The Washington Times - October 26, 2011, 11:32AM

For those who haven’t taken a look, click here and read today’s dead-tree edition profile of Maryland defensive tackle A.J. Francis.

As his good friend Joe Vellano notes, Francis is one of a kind … well, at least outside his family of outsized personalities. Needless to say, that means there were plenty of tidbits gleaned from collecting anecdotes for that story over the last three months that couldn’t be crammed into the dead-tree this morning.


Fortunately, Al Gore’s Invention affords a limitless array of space, so here’s 10 A.J. Francis stories (in no particular order) and insights that should be read but just couldn’t make the cut.


How will Francis’ life unfold? Just ask him. …

“I’m going to go to the NFL, God willing, probably not good enough to play there very long,” Francis said. “So I’m going to play there maybe for a couple years and make decent money for a couple years. After that, I’m going to become world heavyweight champion within five years time. I’m going to headline Wrestlemania at least twice in a row. Then I’m going to have an illustrious wrestling career until I’m at least 35. Then, once I’m like 35, I’m going to get out of it, come back to Maryland, have enough money to live off. I’ll start some businesses the entire time and then I’ll start working in public service.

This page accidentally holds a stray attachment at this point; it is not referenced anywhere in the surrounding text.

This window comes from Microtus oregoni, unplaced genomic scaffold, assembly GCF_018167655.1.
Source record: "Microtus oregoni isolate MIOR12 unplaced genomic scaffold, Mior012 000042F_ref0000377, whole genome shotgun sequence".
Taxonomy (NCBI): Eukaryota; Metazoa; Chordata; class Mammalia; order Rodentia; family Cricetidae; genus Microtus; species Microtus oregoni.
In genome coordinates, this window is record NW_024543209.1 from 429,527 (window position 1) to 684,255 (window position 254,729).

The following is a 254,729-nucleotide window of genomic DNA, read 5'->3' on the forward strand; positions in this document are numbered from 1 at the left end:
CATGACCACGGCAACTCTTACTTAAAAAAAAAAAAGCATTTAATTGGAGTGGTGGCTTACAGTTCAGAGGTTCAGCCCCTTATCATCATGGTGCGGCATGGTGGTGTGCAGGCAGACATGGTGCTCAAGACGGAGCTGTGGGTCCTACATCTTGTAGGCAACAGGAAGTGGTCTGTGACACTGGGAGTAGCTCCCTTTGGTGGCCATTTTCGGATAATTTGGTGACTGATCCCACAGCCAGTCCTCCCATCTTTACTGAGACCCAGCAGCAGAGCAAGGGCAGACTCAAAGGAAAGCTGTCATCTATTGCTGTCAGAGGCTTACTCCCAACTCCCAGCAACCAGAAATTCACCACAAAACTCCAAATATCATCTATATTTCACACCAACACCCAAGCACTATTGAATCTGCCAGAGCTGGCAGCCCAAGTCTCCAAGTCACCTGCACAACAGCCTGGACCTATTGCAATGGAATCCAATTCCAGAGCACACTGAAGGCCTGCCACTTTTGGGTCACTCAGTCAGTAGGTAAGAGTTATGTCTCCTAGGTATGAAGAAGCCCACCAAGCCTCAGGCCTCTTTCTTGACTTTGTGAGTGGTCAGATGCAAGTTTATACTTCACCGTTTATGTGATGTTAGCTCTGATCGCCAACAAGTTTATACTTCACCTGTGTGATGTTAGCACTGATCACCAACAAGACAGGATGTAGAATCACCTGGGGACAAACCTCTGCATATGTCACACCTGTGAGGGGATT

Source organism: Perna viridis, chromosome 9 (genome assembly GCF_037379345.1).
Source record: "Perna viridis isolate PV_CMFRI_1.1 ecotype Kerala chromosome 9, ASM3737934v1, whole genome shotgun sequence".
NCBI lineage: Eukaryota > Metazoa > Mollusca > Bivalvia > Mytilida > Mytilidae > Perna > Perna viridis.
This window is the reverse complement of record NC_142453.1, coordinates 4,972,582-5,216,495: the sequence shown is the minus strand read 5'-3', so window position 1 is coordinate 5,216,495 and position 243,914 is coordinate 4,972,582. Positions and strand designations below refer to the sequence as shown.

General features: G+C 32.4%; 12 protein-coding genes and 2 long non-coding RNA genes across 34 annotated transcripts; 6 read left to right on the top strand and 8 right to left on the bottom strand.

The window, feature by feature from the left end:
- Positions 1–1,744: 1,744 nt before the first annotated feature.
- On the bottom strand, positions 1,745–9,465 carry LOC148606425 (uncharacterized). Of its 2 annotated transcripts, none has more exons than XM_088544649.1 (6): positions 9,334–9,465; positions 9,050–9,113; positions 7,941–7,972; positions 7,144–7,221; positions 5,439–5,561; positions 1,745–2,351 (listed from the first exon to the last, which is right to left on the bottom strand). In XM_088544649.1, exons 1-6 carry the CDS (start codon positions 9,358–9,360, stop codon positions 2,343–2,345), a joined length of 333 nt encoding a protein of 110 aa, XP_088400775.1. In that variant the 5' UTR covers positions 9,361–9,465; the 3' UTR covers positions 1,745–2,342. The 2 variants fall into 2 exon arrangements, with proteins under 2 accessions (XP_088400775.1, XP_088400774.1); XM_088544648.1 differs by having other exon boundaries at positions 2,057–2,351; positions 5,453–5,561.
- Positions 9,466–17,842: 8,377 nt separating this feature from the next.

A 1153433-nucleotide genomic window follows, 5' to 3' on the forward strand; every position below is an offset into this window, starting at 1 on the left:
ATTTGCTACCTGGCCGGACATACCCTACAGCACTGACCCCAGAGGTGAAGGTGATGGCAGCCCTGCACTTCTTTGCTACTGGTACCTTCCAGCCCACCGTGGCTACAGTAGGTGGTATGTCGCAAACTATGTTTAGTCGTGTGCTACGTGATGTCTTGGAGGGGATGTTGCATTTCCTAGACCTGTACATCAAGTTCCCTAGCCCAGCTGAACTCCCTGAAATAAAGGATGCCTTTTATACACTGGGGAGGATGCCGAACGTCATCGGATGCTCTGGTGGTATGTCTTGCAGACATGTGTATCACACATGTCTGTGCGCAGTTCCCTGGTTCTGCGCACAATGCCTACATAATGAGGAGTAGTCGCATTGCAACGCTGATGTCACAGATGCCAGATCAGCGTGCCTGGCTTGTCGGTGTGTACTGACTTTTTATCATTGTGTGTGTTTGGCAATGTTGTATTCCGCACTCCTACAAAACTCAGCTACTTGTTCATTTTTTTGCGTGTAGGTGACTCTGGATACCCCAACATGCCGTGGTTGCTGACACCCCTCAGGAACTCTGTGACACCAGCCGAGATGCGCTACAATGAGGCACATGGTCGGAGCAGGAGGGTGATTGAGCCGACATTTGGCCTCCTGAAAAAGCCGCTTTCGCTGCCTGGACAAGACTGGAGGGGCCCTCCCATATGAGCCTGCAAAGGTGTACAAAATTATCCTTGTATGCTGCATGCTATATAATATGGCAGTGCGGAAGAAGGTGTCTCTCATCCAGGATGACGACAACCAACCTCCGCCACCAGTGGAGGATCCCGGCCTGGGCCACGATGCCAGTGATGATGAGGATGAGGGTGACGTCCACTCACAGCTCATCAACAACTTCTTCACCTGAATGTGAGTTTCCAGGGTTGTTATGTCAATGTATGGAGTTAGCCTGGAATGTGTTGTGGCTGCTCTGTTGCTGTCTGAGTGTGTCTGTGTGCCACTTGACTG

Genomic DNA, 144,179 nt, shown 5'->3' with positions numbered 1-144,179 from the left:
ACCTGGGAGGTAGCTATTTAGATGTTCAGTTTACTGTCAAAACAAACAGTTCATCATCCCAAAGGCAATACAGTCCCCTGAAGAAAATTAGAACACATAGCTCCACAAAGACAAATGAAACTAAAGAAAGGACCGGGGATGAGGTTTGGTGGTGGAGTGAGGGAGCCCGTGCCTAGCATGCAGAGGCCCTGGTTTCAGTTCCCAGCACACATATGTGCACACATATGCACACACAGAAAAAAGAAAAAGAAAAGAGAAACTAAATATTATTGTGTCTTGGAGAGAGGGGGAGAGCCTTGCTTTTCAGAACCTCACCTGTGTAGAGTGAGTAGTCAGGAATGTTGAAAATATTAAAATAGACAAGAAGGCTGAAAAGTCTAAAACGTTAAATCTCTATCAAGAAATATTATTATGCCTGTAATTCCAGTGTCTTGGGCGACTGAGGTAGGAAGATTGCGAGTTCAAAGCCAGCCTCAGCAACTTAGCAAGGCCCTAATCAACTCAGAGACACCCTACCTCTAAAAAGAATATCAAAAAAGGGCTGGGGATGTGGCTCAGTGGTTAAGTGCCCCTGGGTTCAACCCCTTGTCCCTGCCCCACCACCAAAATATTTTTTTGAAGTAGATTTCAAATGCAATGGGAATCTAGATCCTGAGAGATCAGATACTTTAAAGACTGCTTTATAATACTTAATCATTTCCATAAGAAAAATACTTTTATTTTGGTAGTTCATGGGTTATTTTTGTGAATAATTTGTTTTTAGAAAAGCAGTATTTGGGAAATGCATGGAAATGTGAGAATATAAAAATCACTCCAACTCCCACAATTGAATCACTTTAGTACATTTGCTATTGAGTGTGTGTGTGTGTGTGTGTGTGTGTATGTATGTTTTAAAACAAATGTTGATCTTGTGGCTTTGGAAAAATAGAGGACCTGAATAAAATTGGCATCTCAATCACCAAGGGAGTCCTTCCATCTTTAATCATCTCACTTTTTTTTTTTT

“Flash forward to 2036, I’m the governor of Maryland. Now, we’re looking at 2052 by the time I’m president. I’m definitely going to be the best president of all time. Any problems we have now, we won’t have then because I am the leader this country needs. Until that day comes, we’ll just have to hope we can survive as a nation.”


Francis’ White House run won’t be for another four decades based on his timetable, but fret not: He has what he thinks is a winning slogan.

“My campaign slogan is ‘Vote A.J. or You’ll Lose.’” Francis said. “That simple.”

And people think Herman Cain is catchy.


Francis’ father, Mike, described the summer between Francis’ junior and senior years at Gonzaga College High School as a time when A.J. was rarely home.

Why? A.J. had picked up about a half-dozen babysitting gigs to make some money. Since he was a magnetic personality and had a car, he was both good with kids and able to take them places in the city.

Of course, it led to some interesting juxtapositions.

“At this point, I’m like 6-4, 340 —- and a 6-4, 340 black kid —- and I’ve got these twin 3-year-old white girls and leading them around everywhere,” Francis said. “Everywhere we’d go, people would be like ‘What in the hell is going on there.’”